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The 4 Biggest Private Student Loan Myths

Private student loans used to have a bad reputation. Interest rates were only the variable variety, often increasing over the life of the loan. Not good. Borrowing limits would sometimes be greater than the cost of attendance, often saddling parents and students with mountains of debt. But not anymore. Now, rates can be lower than federal student loans to parents, and generally borrowers aren’t approved for amounts greater than the cost of attendance.

Check out these truths behind common private student loan myths…

1. Private student loans are always more expensive than federal student loans.

Families are encouraged to try federal student loans first. But PLUS loans--federal student loans borrowed by parents--may have higher interest rates than private loans. Currently, parent PLUS loans from the federal government have interest rates approaching 7 percent. Private loan interest rates may be lower than 4 percent for parents. Also, parent PLUS loans have loan origination fees--fees charged to borrow the money. The fee currently charged is just over 4 percent of the loan value. That can add over $160 to the cost of borrowing $4,000.

2. Payments will vary.

Once upon a time, private loans always had variable interest rates, which means that what you were paying was based on the general economy over the course of the loan. If you've ever had a variable rate home loan, you've seen how rising and falling interest rates impact your payment. If your interest rate this year were 4 percent and it jumps to 7 percent in the next year, you'd pay 75 percent more in interest. Payments could go up by hundreds of dollars. If your interest rate isn’t fixed, you're at the mercy of the market. You can still choose a loan with a variable interest rate. However, you can also choose private loans with fixed interest rates, and know exactly what you'll be paying for the life of the loan.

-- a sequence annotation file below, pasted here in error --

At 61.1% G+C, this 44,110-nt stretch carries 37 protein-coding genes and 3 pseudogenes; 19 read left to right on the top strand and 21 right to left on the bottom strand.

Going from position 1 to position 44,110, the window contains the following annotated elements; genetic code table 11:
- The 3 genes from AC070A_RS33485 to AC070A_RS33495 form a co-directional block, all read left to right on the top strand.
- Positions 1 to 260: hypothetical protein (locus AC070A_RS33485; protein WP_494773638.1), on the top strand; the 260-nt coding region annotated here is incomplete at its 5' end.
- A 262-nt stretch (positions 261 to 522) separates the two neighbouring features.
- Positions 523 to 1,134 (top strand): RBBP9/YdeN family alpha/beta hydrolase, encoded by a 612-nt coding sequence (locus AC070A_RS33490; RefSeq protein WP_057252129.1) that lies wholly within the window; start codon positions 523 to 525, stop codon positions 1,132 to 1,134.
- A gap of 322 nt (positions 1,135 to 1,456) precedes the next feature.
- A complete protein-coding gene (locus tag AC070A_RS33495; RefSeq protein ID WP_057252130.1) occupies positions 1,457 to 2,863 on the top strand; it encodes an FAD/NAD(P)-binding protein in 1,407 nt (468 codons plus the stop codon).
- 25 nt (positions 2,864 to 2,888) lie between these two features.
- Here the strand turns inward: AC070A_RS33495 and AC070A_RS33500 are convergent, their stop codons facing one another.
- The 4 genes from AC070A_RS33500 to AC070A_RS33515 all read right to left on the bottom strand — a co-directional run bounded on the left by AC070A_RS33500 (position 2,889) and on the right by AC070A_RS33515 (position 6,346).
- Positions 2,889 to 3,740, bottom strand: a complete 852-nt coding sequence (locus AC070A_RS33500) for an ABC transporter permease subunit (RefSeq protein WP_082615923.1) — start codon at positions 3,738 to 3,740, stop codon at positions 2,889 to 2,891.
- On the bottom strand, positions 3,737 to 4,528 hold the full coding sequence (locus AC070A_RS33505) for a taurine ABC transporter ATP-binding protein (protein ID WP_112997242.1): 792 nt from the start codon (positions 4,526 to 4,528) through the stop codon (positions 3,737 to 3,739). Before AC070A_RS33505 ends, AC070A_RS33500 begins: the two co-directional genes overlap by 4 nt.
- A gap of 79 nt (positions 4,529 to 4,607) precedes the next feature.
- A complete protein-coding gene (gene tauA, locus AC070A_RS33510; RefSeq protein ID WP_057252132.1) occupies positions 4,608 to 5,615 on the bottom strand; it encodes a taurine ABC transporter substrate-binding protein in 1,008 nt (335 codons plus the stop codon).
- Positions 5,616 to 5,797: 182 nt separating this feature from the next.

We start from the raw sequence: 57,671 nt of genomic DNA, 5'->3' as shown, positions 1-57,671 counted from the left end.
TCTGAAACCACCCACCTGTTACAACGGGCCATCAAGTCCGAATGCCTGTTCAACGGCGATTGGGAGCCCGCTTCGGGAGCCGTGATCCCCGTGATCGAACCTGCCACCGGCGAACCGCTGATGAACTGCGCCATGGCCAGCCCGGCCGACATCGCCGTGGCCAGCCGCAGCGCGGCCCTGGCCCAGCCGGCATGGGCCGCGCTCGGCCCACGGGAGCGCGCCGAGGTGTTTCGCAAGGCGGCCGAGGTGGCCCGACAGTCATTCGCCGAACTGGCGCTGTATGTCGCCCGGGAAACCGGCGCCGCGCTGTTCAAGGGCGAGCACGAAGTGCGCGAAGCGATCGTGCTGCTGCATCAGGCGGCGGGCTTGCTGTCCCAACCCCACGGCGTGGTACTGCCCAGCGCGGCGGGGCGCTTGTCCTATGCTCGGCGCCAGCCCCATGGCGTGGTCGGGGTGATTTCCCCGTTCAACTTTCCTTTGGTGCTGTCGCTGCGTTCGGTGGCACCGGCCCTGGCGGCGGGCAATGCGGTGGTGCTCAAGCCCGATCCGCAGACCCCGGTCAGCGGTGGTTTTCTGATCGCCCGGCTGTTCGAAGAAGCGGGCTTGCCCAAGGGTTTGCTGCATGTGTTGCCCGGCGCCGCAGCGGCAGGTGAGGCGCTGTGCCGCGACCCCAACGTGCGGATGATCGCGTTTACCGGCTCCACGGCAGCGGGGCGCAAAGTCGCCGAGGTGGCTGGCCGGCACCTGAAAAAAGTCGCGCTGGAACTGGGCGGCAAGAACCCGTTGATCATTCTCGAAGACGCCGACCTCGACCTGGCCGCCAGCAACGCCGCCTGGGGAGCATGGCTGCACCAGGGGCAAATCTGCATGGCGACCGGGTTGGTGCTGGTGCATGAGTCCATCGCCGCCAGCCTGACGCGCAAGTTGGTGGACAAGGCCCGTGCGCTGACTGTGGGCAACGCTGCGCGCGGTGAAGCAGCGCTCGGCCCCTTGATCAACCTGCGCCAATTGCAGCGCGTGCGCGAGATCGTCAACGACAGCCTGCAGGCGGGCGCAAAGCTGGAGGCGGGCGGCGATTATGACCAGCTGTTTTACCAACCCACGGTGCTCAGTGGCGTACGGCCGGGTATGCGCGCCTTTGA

3. You can never get a break from payments.

Federal student loans universally guarantee breaks from payments when you have a financial issue, but private student loan lenders can choose to offer payment breaks as well. Before you sign up for a private loan, ask about what happens if you need to take a break from payments for financial reasons. It’s important to note that you may not qualify if your co-signer is financially able to make payments.

4. You’ll borrow more than you should.

Once upon a time, private lenders would let you borrow amounts that were beyond the cost of attending college. That’s no longer the case. However, that still doesn’t mean you should borrow the full amount offered. Only borrow what you need and can afford to pay back. To determine the amount you need, look at the cost of attendance. Also consider what costs can be trimmed. For instance, let's say the cost of attendance estimates from a university’s website showed new textbook prices around $1,000. However, if you buy used and shop online, you might be able to get your books for less than $200. Any student money management office can also recommend cost-cutting measures. If the amount you need is more than the amount you can afford to repay, talk to the financial aid office about additional scholarships--or consider other schools.

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